Skiing season started late this year. December is usually unpredictable, but by January most mountains should be fully operational. Japan’s ski boom of the 1980s and 1990s is long gone, but the good news is that skiing is now much more affordable and slopes far less crowded. The plethora of ski resorts to choose from can be overwhelming. You should pick the resort most suitable to your choice of transportation. Here is a short guide comparing the differences when you visit a mountain by train, bus or car.

By Train

For skiers without their own equipment, traveling on an express train makes for the most pleasant trip. Unfortunately, it is also the most expensive mode of transportation. A one-day Gala Yuzawa ski trip with train fare, lift ticket and ski rentals is fine for a working adult but harder on the budget if you are paying for a family of four. However, nothing beats Gala when it comes to convenience. After a 75 minute ride from Tokyo Station, you arrive at a station where you can literally put on your skis and board a gondola to the lifts. Surprisingly, Gala is not a tourist trap but offers a wide range of intermediate runs for more experienced skiers as well.

Clocking in at 60 mins, the Asama Shinkansen ride from Tokyo Station to Karuizawa is even shorter than to Gala. From there it’s just a short shuttle bus ride to the Karuizawa Prince Ski Resort. Consisting mainly of machine made snow, it is a mountain more suited to novice skiers. If there are non-skiers in the group, Karuizawa Prince Shopping Plaza across the station can provides hours of window shopping opportunities (though it is not an indoor mall). The Karuizawa Prince Hotel is connected directly to the ski slopes, and is a great place for an overnight stay. Saturday nights are pricey but it’s cheaper if you stay on a week night.

Joetsu Kokusai is very popular with families for overnight trips. The attached Green Plaza Hotel offers ski-in/ski-out accommodation, massive buffet meals and a free shuttle bus, though the ride is about 30-mins from Echigo Yuzawa Station. The runs are suitable for all levels but it is a wonderful resort for small, non-skiing children. There are bouncy castle slides and sled runs for young families to enjoy. Because the location is less convenient, it is also cheaper than Karuizawa.

By Bus

Taking a tour bus from one of the major Tokyo stations is the most affordable way of going on a ski trip. There are two types of buses. One departs early morning at around 6am and the other type departs at night, usually around 10pm.

Weekend traffic leaving Tokyo is horrid and it can easily take over 5 hours one way to arrive at a ski mountain. Even with a bathroom break, only those with strong bladders should bus it on a weekend. On weekdays though, the bus rides are around 4 hours and are surprisingly pleasant. The round trip bus ride and ski ticket at Kawaba Ski Resort was less than ¥5000 (2014 pricing)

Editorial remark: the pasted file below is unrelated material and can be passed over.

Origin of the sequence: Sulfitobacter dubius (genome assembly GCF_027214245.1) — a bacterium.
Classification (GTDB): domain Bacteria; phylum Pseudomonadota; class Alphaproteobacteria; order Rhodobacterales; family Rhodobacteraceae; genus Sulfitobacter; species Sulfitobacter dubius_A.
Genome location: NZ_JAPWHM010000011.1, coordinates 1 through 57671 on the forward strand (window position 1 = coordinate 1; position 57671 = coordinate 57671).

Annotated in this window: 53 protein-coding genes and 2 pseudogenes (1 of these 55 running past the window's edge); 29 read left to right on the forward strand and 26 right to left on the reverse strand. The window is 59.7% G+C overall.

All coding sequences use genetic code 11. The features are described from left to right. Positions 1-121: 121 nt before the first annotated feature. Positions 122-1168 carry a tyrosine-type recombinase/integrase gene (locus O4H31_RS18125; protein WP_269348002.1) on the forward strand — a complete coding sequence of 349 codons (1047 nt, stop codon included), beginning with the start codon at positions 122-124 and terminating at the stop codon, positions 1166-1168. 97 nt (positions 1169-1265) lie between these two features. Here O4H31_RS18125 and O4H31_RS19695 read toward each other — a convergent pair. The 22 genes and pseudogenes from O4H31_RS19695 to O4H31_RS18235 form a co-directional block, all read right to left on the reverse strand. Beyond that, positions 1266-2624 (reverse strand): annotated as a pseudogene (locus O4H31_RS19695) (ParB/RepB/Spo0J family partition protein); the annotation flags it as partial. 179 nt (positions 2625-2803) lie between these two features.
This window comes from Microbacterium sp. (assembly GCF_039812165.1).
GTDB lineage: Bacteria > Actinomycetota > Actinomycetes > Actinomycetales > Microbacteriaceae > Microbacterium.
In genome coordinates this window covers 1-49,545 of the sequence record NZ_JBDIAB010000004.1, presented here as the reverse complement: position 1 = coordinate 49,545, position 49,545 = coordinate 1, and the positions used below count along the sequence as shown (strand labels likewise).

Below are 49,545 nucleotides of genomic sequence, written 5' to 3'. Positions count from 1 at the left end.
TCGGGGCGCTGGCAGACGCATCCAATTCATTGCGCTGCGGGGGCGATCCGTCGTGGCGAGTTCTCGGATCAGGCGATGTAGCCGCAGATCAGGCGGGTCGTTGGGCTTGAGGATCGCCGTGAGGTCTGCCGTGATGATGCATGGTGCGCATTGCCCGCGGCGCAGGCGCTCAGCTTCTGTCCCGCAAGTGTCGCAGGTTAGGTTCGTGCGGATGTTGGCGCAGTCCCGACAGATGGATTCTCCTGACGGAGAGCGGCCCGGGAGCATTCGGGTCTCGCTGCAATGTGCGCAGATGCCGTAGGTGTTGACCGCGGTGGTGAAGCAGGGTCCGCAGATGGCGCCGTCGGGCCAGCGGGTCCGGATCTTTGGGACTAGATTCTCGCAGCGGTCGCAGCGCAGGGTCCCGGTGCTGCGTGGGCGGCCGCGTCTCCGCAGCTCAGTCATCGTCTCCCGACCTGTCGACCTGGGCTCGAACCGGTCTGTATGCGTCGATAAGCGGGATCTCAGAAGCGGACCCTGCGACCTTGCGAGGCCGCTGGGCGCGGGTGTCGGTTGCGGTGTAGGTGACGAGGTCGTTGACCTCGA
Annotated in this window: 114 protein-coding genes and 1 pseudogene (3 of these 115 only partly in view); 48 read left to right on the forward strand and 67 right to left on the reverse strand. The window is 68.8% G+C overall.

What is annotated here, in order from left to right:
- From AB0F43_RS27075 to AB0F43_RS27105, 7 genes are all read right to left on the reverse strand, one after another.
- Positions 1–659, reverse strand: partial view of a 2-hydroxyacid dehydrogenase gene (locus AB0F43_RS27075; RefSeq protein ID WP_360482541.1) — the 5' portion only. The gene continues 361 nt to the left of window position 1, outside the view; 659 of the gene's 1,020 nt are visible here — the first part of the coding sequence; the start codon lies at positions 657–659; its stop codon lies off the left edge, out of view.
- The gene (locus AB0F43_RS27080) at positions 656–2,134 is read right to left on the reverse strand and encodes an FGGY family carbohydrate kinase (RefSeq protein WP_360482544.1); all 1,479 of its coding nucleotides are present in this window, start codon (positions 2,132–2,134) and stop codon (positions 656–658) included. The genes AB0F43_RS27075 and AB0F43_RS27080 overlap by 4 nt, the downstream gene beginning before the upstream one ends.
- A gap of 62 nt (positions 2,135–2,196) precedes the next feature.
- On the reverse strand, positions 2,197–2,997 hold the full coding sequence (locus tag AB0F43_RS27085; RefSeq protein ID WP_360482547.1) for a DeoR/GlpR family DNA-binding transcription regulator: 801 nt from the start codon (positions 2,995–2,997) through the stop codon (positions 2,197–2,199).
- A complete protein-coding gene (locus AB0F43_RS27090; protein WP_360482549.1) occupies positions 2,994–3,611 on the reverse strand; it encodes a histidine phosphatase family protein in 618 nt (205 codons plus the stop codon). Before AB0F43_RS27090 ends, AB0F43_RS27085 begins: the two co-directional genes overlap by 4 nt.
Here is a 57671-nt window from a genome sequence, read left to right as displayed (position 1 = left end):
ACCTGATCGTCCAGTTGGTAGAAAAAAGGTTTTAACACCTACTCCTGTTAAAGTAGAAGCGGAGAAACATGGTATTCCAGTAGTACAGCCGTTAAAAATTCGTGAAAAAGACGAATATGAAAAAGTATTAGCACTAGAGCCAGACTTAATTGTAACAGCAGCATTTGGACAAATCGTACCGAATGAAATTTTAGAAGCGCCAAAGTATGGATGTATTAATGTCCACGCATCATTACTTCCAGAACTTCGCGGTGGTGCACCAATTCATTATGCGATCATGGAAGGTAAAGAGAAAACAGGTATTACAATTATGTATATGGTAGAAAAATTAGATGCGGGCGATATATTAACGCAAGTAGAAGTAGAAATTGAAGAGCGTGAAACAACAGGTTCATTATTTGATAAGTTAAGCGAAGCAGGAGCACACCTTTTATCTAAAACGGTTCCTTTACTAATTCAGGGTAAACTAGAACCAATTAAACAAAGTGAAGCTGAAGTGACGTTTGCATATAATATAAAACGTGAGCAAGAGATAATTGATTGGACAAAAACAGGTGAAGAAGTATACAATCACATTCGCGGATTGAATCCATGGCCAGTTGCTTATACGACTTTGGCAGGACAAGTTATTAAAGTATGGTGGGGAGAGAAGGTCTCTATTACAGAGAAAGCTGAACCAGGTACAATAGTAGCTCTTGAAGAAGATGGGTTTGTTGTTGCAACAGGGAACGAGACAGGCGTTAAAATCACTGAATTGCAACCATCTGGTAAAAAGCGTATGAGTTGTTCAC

Some ski resorts have their own shuttle buses. The Prince hotel chain offers their White Snow Shuttle Bus from their properties in Shinagawa and Ikebukuro to the Naeba Prince. However, with a late arrival time of around 1pm, it is only conducive to overnight trips. A Prince Hotel ski and stay package usually comes with a 2-day ticket which includes night skiing. The Naeba resort, especially if you get a Mount Naeba ski ticket which includes connection to Kagura and Mitsumata mountains, is a fun place to ski. You can ski from 2pm to 9pm on day one and a full day the next.

For the buses departing at night, traffic is light and you arrive at the mountain early to begin a full day of skiing. One drawback is that it may be difficult to sleep on these crowded buses. A bigger concern is safety. Sleepy drivers driving on icy winter roads at night is a formula for accidents, and fatal ones have occurred. Despite the low cost, I would strongly discourage people from taking night ski buses.

By Car

If you have winter wheels and do not mind driving on snowy roads, going by car provides great flexibility. There are slopes in Minakami, Gunma Prefecture which are not that hazardous to drive to, such as Norn.

Saku Ski Parada is a small slope literally right next to the Sakudaira parking area, off the Joshinetsu Highway just past Karuizawa. It is small, with artificial snow and suitable only for beginners.

Because both Saturday morning and Sunday evening traffic are horrendous, we like to drive to Maebashi on a Friday night and stay at a business hotel. We rest, eat a full breakfast and drive for another hour to ski for a full day on Saturday. We have all our own equipment and enjoy the flexibility of driving up, so it is our preferred mode of transportation, though all types have their benefits. Japan is a great country for skiing so take advantage of it!